Today I was trying to find a way of logging on my web server as root so I could transfer files to my ftp and web folders without having any permission problems.
I usually do it through ftp as an ftp user. I transfer the files to the server, than I logon to a terminal via ssh and manually move all the files to the desired place. After that I still have to chown and chmod. It's not a lot of work, but I like making things simpler!! :)
My server is on a DMZ, so I don't want to open access to any unnecessary port. I also limit a lot of the logins to my subnet so no one can access from the Internet.
I really don't like scp for large files, so that was a no no.
What I was trying to do was to enable root login to vsftpd and limit subnet login on hosts.deny hosts.allow. I went trough all the steps but them I could not get it to work.
After asking for some help on Ubntu forum, someone told me to try sshfs l, which depends on fuse. Both packages are easy to install. You can download a tar file and quickly compile it.
Once I had it installed all I had to do was run the following codes to mount a server folder to a empty local folder and unmount respectively:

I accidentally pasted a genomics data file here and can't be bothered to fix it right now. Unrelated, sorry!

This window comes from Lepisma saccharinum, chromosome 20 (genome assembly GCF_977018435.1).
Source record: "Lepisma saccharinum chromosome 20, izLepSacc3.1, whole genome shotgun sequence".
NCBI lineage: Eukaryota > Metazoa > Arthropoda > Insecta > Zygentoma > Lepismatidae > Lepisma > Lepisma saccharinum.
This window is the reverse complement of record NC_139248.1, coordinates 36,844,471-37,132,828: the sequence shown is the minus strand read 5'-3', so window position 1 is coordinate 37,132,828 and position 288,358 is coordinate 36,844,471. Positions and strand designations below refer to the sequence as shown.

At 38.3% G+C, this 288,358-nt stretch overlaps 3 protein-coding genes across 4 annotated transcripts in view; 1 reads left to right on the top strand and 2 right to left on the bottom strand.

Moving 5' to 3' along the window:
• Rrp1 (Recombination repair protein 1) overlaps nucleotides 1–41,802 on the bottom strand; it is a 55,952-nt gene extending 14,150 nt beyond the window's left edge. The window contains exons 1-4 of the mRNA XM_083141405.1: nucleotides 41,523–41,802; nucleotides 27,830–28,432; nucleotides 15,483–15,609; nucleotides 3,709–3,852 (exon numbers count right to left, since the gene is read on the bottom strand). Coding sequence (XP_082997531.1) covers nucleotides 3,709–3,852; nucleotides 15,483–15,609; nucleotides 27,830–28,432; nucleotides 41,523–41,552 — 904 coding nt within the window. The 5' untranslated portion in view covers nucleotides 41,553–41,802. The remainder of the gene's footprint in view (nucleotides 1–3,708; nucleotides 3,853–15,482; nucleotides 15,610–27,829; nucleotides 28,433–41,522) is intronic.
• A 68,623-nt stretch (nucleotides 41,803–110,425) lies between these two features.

$ sshfs user@server:[remote folder] [local folder]
$ sshfs root@myserver:/ /home/juanito
$ fusermount -u
It's pretty neat if you want to mount a remote folder trough SSH, but for me it was not yet what I needed. For some reason I did not have complete access. I could create folders, files and transfer the same anywhere but could not delete them. No deal!!
After some more searching I found something that made feel stupid (in most cases the simpler is the best). All I had to do was enter the following on Nautilus address bar (Ctrl+L if you can't see it):
Shazam!!! I had now complete access to my folders. You can use the same method for ftp, smb and sftp protocols as well.
If this is a server you use a lot you can even mount the login to your PC so you don't have to type the address all the time (yeah, I'm also lazy).
Go to main gnome menu => Places => Connect to Server
Fill the fields:
Server - Your SSH server IP
Port - 22 (or other if you have changed)
Username - Local username on the remote machine
Name to use for connection - Human readable
Now every time you login you'll see and icon on you desktop and your Nautilus side pane like this:
The icon on your desktop can be removed using gconf, but that means that any mounted volume (eg: flash USB, CD) will not show on you desktop, but will on your "Computer" folder (and of course on your "/media" folder).
So to remove the icon, open gconf editor (Alt+F2, enter gconf-editor), go to /apps/nautilus/desktop and uncheck "volumes_visible". You can also enable "computer_icon_visible" to have something similar to "My Computer" on Windows.
PS: the steps above for ssh access assume you have installed shh on the client and sshd on the remote PC